A Step Closer to 2020

Matt Cohen

Matt Cohen

Some time ago, in preparation for an industry publication, another industry consultant asked me, "What are the most significant issues facing the MLS by 2020, what actions do you propose be taken to address these issues and what are the desired outcomes?" Following are my answers:

Expand what cooperation via MLS means.  If the perception of MLS is just about a place to advertise the homes with some private fields, MLS is very vulnerable. If we make it more explicit that cooperation is about a lot more than that, the MLS can grow stronger. 

To accomplish that, we can:

  • Develop standards for compliance and enforcement: data standards and business rules, data distribution, maintaining "fair" online advertising using the compilation (IDX / VOW) and other uses.

  • Develop core standards for MLS data integrity business rules.

  • Consider the kind of government regulation the industry could be facing with regard to wire fraud and get ahead of it - MLS can be a part of that, if organized. Information security practices will be a part of that - much of the steps needed to deal with wire fraud take place during the "cooperation" phase where the MLS is, or could be, involved.

  • Develop and implement standards for brokers and agents ("With teeth") re: responsiveness to showing requests, participation in secure electronic communications and transaction management. Develop these as MLS monitored areas with supported core functions as needed. As elements of cooperation, these would seem to fall within the jurisdiction of MLS. What other areas, technological and otherwise, could be considered "cooperation" and be an MLS function?

There are many challenges ahead for MLS - I think it would be ideal to firm up its value and capabilities in this area.

Consolidation: A unified industry would be more capable of managing risk. 

To encourage consolidation, we could:

  • Develop and mandate core standards for MLS, based on CMLS best practices.

  • Drive recognition of strategic issues driving consolidation BEYOND the local service needs and Overlapping Market Disorder (OMD) - for example, managing risks described in the DANGER report, information security, and legal challenges (without depending on subsidy from the national level). Positioning based on OMD alone was unfortunate because that is only one of the drivers for consolidation.

  • Determine the MLS consolidation end-game (per my earlier blog on the subject). When I speak on the subject or consolidation or am helping MLSs achieve it, I create a map based on consumer-oriented data that allows us to productively discuss the end-game. This market-driven endgame map should drive tactics to achieve consolidation, driving them based on consumer needs and the professional access needed to serve the consumer rather than existing industry structures. Add the other broker and core standards factors and we should have a better picture of the end-game we are aiming for.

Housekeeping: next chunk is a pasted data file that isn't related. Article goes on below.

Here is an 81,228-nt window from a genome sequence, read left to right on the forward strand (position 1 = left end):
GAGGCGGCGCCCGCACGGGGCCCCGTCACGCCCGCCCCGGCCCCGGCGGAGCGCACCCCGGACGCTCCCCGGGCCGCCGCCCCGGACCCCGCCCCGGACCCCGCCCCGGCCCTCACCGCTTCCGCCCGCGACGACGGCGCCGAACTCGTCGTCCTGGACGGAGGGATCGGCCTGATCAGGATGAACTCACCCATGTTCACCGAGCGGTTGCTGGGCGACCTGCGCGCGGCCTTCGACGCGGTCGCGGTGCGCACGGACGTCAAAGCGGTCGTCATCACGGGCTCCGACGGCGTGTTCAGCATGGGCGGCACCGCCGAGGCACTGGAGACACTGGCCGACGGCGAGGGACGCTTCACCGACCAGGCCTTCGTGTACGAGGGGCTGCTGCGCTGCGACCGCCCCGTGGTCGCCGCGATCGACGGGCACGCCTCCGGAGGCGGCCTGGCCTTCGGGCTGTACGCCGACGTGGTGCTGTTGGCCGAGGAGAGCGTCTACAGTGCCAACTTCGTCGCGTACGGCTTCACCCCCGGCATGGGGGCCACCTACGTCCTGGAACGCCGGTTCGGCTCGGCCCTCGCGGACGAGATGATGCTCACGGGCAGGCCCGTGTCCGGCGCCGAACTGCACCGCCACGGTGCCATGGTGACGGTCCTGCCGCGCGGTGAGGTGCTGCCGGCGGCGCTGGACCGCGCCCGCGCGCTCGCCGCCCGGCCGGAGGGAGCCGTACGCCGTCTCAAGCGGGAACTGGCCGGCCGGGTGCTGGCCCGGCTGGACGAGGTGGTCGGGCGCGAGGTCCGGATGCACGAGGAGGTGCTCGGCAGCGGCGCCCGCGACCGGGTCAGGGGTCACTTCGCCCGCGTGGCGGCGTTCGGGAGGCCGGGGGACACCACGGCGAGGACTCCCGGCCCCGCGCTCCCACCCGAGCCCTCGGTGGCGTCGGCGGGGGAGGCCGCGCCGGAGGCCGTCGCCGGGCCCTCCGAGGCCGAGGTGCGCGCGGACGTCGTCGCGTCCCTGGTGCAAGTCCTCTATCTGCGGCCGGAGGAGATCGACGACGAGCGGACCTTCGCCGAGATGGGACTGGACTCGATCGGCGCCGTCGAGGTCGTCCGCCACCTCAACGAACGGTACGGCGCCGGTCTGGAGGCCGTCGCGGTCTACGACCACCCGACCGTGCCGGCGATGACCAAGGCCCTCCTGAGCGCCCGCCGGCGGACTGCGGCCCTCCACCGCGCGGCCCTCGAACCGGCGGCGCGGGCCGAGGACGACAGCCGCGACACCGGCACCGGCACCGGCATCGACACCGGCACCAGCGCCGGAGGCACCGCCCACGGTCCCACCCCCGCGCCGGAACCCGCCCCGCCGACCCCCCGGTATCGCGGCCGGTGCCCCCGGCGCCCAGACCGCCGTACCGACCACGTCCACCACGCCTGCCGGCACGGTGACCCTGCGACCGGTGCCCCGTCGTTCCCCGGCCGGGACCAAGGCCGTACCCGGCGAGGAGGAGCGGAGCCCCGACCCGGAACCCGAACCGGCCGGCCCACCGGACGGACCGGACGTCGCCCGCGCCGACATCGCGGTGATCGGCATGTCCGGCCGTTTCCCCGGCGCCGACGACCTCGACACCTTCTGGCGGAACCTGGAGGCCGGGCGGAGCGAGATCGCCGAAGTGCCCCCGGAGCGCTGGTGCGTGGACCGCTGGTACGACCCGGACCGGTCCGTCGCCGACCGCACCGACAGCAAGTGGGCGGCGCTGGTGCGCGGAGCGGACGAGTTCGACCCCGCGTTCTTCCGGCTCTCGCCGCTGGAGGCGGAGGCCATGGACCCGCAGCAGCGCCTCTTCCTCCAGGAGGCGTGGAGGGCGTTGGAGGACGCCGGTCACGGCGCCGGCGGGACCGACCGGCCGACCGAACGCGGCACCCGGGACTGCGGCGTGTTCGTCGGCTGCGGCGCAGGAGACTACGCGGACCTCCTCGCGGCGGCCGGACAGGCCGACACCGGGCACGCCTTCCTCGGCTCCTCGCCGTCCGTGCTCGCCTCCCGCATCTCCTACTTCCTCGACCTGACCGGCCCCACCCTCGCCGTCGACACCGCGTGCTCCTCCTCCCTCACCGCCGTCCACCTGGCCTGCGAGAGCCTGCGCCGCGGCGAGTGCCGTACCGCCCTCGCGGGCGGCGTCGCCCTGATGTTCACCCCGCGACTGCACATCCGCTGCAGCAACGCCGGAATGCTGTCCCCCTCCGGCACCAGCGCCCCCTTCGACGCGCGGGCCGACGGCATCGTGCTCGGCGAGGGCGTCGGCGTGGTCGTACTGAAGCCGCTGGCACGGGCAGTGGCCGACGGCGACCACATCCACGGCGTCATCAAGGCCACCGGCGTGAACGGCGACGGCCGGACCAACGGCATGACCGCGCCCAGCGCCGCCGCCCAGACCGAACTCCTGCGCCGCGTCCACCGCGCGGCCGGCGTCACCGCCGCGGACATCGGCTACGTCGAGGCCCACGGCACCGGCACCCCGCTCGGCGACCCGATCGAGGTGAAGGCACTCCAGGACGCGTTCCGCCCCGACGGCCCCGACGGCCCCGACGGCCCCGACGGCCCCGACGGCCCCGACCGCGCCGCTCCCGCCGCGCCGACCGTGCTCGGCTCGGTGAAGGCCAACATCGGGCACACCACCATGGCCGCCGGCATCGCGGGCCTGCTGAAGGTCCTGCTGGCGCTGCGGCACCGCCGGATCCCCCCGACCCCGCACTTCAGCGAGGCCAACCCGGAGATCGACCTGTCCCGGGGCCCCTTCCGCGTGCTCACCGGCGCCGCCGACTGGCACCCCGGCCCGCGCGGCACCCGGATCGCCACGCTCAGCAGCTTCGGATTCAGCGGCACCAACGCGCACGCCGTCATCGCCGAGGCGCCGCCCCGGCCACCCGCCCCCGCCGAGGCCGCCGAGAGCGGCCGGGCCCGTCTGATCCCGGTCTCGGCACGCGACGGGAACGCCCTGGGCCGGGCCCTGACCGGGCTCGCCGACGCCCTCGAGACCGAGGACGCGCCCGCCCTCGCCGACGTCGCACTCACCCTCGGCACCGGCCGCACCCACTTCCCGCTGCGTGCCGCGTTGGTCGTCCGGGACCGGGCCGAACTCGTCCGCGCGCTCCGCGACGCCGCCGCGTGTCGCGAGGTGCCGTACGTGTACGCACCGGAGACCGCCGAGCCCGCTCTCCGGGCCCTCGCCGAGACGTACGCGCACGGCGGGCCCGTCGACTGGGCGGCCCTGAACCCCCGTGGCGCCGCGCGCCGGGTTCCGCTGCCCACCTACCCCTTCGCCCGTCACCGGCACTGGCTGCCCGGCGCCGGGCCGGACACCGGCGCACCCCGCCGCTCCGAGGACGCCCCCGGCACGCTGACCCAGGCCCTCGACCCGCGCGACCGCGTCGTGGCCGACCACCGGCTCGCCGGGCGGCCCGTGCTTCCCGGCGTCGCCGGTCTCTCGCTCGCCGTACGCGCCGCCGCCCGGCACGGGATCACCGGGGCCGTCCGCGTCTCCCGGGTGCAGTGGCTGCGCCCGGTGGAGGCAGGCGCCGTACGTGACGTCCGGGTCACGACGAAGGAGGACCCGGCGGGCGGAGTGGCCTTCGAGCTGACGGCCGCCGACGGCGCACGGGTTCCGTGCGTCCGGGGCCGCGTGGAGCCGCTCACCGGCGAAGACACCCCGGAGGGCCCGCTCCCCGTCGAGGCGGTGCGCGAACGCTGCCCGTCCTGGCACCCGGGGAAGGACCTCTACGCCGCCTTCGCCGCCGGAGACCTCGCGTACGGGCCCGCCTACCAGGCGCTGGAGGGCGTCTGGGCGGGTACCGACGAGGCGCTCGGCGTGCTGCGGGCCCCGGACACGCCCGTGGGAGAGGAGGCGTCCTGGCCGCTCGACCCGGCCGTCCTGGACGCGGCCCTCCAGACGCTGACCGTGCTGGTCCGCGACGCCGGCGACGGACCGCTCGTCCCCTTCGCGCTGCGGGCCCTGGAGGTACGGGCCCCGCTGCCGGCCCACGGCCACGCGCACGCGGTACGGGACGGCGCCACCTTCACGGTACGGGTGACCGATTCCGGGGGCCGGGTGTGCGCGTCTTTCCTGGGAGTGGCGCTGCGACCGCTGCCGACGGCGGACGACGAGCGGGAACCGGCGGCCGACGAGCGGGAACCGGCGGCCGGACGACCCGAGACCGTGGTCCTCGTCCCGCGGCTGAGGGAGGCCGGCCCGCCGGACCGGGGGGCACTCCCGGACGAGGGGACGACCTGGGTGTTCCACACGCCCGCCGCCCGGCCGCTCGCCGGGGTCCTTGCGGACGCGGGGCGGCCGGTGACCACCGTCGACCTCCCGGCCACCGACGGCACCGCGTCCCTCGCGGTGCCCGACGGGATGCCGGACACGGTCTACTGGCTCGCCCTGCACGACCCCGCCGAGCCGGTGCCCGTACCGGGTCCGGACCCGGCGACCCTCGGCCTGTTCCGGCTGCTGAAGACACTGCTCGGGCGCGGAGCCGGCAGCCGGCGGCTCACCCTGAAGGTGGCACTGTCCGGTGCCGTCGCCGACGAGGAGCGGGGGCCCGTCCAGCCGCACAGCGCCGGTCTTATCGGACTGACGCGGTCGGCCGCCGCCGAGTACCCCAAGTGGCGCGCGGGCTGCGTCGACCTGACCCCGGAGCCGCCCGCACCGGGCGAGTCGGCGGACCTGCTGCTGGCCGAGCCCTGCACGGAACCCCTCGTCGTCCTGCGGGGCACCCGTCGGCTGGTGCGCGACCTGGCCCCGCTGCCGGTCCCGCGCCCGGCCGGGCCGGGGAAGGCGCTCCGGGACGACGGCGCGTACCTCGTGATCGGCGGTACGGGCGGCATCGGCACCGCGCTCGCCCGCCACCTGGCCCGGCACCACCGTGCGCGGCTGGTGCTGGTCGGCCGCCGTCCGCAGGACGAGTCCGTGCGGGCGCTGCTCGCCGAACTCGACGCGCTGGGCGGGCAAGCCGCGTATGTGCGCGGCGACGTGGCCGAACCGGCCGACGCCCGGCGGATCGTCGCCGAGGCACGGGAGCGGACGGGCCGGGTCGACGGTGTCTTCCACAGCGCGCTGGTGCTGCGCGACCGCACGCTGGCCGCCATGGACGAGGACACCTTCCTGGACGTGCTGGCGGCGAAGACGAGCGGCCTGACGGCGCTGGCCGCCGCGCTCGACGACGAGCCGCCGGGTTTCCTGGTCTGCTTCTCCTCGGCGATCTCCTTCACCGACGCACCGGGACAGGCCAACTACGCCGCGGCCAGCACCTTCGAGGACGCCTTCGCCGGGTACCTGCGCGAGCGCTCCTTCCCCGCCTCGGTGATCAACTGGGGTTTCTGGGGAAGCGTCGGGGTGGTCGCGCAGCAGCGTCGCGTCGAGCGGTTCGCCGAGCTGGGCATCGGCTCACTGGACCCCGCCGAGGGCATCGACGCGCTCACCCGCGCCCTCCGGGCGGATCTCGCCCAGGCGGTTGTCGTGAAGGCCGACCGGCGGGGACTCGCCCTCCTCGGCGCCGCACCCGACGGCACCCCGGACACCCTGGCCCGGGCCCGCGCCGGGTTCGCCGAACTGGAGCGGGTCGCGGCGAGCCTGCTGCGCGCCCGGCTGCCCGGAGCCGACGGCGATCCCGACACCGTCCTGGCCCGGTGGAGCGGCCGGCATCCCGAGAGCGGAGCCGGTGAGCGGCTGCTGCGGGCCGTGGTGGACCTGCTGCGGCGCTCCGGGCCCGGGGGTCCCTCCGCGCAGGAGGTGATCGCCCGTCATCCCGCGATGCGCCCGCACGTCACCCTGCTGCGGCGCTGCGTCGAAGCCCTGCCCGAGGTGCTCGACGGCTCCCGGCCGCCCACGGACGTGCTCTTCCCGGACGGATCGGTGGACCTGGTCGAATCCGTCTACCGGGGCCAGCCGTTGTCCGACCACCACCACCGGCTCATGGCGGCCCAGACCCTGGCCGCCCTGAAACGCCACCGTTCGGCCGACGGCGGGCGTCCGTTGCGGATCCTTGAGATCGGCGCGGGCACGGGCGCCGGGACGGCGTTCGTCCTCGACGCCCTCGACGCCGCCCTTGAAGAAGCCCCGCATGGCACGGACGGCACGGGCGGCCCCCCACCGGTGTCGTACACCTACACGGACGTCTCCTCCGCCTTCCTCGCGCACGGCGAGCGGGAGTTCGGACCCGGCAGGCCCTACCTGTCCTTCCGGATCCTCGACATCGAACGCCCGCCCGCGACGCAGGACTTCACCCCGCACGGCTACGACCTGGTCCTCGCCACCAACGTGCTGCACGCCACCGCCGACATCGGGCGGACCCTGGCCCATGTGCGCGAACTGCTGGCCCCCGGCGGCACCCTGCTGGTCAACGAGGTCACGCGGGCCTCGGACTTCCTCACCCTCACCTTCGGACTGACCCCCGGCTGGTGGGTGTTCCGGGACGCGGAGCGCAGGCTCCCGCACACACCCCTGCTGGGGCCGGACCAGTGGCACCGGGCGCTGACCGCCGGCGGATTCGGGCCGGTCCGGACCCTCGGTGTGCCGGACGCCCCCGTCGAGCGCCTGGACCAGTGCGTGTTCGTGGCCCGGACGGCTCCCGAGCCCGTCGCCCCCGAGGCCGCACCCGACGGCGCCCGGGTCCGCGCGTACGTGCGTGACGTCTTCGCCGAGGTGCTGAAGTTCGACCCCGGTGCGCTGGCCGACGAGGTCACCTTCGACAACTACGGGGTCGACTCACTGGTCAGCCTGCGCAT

• NAR itself could get the right people from each organization sit down together to work consolidation out. Peer to peer asks have had some effectiveness, but progress is slow. Not everyone comes to MLS conferences like the Council of MLS or the Clareity MLS Executive Workshop to understand why consolidation is so important.

  • Some of the states have, in the past, worked against consolidation - this must be discussed at the national level. Shared services at the state level solve some problems, but are stopping others from being solved.

Front End of Choice

Most MLSs are not ready to unbundle for FEoC: providing a core "pipe" of information and allowing for product choice, including products provided through the MLS organization, through brokerages, and purchased by agents themselves. Though I don't think this is an especially important trend to move forward - other others described above are much more urgent - I don't think this trend is going to go away. If the industry is going to support this trend, potentially incompatible licensing processes and the per-user cost bundles MLSs have created will need to be addressed. A few large MLSs (MRIS, CRMLS, Northstar MLS)  developed the technical infrastructure to support this - and it is not easy! Others have focused on providing FEoC for alternate means of MLS data access while providing a single core MLS system.  Once further data standards are created that are needed to support this type of business, there may be increasing competition for this core infrastructure. 

Now, brokers are dealing with a similar issue today, with some deploying suites but many more deploying best of breed products, integrated as best they can without data standards. While many brokers are happier when they create this best of breed solution, but it's expensive and difficult because of that lack of data standards. There's more inertia in the MLS space to stick with the single-vendor suite plus a few integrated products approach due to licensing models, but data standards in the MLS space are more advanced than in the broker space and alternate front ends are starting to emerge - so I expect this is going to happen. Again, "How urgent and important is this?" is a question that needs to be asked when considering this initiative - and the answer is not going to be the same for every MLS. 

Other Issues

Every MLS has different issues to address in strategic planning. For example, in the last few plans I have facilitated in 2018, "Front End of Choice" didn't come up at all from subscribers or the leadership, while the other two issues did in one form or another - along with other local issues. Some of those local issues are ones I've seen recently in several organizations and could well be covered in another blog post.

This article is posted with the permission of Matt Cohen and originally appeared on his blog https://mattsretechblog.dreamwidth.org

Tinus Swanepoel